by Stephen Wright
Despite my best efforts, I cannot keep up with all the literature out there regarding the motorized world at large. My own particular bent is toward the very early history of automobiles, motorcycles, and aircraft. I recently came upon The American Motorcycle and thought it must be a new release.
Nope. This book was published in 2001 and it went right by me. I happened across author Stephen Wright at a Ventura Raceway event and saw it there. $49.95? Are you kidding me? What a deal! I had to have it and the book does not disappoint.
Stephen Wright’s previous works include the terrific two-parter American Racer 1900-1940 and American Racer 1940-1980. He has restored many vintage motorcycles, has extensive knowledge, and is very good at telling a story. All great attributes for an author.
The American Motorcycle is presented in chronological order, with one or two pages given to all motorcycles appearing on the American scene. Photos and descriptions in the form of long captions make up the book. There is no text in the true sense of the word, but reading one year to the next allows a reader to easily pick out the changes in technology, approach to design, and effectiveness of each through the years.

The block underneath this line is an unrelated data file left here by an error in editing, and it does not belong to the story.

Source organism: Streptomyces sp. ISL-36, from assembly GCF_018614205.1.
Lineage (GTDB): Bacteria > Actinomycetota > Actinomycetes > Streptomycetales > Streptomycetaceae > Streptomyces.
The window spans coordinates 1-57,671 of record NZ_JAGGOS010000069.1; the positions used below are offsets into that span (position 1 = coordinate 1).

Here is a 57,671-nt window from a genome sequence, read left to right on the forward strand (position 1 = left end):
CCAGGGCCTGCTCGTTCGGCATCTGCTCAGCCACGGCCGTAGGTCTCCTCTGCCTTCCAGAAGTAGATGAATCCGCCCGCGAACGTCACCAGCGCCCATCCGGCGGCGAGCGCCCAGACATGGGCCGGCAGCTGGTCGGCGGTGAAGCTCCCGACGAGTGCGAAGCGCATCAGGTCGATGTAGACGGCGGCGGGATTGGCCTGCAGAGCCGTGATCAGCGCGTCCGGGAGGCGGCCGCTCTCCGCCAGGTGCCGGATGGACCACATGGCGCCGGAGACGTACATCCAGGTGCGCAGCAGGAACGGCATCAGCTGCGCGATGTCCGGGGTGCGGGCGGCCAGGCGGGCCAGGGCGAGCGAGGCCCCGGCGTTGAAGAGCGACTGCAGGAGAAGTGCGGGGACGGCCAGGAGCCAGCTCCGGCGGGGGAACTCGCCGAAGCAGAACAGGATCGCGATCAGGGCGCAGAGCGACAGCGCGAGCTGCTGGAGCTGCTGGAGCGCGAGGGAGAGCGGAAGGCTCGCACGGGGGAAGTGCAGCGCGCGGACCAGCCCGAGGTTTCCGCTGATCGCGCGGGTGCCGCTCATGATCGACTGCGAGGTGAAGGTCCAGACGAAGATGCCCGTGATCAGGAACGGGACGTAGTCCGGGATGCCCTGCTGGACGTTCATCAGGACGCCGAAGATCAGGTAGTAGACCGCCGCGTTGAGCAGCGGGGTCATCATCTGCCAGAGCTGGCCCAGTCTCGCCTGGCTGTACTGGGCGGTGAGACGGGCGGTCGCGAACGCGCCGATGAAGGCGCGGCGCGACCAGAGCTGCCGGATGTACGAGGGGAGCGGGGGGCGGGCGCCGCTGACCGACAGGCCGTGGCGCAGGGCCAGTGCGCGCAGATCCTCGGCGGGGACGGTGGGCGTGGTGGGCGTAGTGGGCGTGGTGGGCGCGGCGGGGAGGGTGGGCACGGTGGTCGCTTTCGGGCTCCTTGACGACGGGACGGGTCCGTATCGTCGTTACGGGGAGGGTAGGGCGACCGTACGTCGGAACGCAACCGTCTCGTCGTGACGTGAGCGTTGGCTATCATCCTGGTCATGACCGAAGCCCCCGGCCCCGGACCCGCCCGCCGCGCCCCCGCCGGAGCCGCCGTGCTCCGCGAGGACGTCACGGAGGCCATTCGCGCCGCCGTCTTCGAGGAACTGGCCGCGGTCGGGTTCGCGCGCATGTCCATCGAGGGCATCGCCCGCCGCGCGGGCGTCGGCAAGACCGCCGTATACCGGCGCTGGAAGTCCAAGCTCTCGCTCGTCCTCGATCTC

The earliest motorcycles had wooden frames and steam engines. Things we take for granted today had to be decided upon somewhere along the way. Gas tank location, seating arrangement, handle bar contour, and chain versus belt drive are just a few.
Oddities, forward-thinking, and racing machines are shown in all their glory. Some bikes are shown in restored or as-found condition along with hundreds of period photos. Close-ups and advertising artwork offer even more eye candy.
Even with the large 11x 12 format and crystal clear photos, I found myself straining to get more visual detail. And a t time or two I got to wondering why some piece of technology was made a certain way. For example, there is no discussion of why cables were not found on most motorcycles of this era. A quick sidebar could have told the story and illustrated the mechanics of solving the problem another way.
That’s as nit-picky as I can get. Wright provides enough photos and information to keep our minds busy. This was a dramatic period in American history, filled with innovators, daredevils, and the spirit to push the ever-expanding envelope.
As an older publication, this makes for a wonderful find. I bought two and gave one away to a friend who also missed it on initial release. How it got by us no longer matters.
The American Motorcycle 1869-1914 shines a bright light on the people, machines, and fascinating period of motorcycle history. Then the author steps aside, tempting you to come along for a ride. Take it.
Video Review here: